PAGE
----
Many of the men and women are dressed more formally than they might be today: men in suits and ties, holding their hats; women in dresses and coats, some trimmed with fur or wearing necklaces, others wearing more modest cloth coats. Some of it could be due to it being Sunday; with the massive crowds waiting throughout the day and into the night, many of them probably came to the Capitol right from church. Military men pass by the cameras, saluting smartly at the casket. Other people look as if they're dressed for work; nurses in their uniforms, men wearing jackets, headed for the assembly line or the construction site. Upper class, middle class, working class, all together for the same reason. There are many blacks in the crowd, not surprising considering the demographics of the D.C. area, but also because of their feelings toward a president who supported their civil rights cause; but even so they don't make up the majority of people who appear on our screens. Parents stoop to talk with their small children, pointing at the president's casket, trying to explain what they don't understand themselves. Young people—a lot of young people, but others in the prime of middle age, and seniors as well. They pass beside the casket on each side, two or three wide, silent except for the sound of their footsteps, and then they disappear into the shadows, fleeting silhouettes; the silent Americans.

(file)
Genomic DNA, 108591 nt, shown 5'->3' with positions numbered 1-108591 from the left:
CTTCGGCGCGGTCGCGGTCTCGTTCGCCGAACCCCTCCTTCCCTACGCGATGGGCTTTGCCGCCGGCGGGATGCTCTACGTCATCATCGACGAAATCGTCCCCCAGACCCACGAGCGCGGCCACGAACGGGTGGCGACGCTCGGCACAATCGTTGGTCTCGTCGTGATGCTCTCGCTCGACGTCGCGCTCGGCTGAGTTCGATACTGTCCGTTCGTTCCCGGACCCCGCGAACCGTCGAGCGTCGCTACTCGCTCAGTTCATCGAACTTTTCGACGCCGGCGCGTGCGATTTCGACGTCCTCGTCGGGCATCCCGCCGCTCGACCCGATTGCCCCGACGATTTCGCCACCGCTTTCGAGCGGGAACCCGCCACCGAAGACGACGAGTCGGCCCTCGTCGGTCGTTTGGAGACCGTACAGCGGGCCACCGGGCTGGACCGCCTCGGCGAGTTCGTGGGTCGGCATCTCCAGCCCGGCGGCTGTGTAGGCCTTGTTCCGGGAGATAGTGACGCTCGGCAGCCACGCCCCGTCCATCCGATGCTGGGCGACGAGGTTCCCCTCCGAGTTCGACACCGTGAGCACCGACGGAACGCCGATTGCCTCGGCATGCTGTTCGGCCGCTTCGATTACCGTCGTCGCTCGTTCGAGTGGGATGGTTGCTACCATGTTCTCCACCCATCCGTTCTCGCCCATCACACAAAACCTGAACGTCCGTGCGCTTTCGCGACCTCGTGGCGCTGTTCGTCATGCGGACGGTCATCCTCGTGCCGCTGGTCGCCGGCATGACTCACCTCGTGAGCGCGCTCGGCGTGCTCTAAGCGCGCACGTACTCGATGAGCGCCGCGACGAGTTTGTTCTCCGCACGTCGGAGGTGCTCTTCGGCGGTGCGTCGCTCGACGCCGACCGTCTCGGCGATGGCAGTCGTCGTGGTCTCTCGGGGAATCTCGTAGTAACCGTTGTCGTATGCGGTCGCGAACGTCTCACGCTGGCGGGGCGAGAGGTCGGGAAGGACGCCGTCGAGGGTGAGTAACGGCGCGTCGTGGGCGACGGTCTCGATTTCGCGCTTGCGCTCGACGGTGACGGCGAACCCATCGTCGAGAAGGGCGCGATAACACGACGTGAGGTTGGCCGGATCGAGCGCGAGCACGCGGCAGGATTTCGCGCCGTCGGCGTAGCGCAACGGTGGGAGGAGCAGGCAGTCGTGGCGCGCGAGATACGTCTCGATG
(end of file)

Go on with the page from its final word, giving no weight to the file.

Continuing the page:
And now we come to my point, which is this: would we see something like this today? It's inconceivable that all of these people were Kennedy supporters, or had voted for him. Would that be the case today, would people come to pay homage to a president they hadn't voted for? Is it even possible to not hate the president you don't vote for? Would mourners dress the way they did, would they see their clothing as a way of lending a sense of gravitas to the moment? Would blacks and whites mix so freely, united in a singular feeling of grief and sorrow? Would people even shed tears for someone they didn't know and might not have even voted for, simply because it was the president of the United States lying their, removed not by an election but by an act of terror? Would they view an attack against the president as an attack against their country, against themselves? Would this be a moment of mourning, or would it be mere sentimentality, with flowers and stuffed animals piling up against the gates of the White House?

Certainly there were other scenes around the Capitol, and the nation, that night. And yet, no matter where one was, no matter who was directing the shots, I suspect most of these scenes would be the same. Not all, to be sure, because that kind of uniformity of feeling is impossible, even in such circumstances. There were a lot of people who didn't like JFK, who didn't like the Kennedys, period, and not all of them set aside their feelings in a moment of national tragedy. Not every scene was silent and grave; the kids playing in the park as the funeral procession passed, for instance, either didn't know or didn't care what was going on. For some of them, teens perhaps, it was a lark; for others, it was their own way of processing the moment.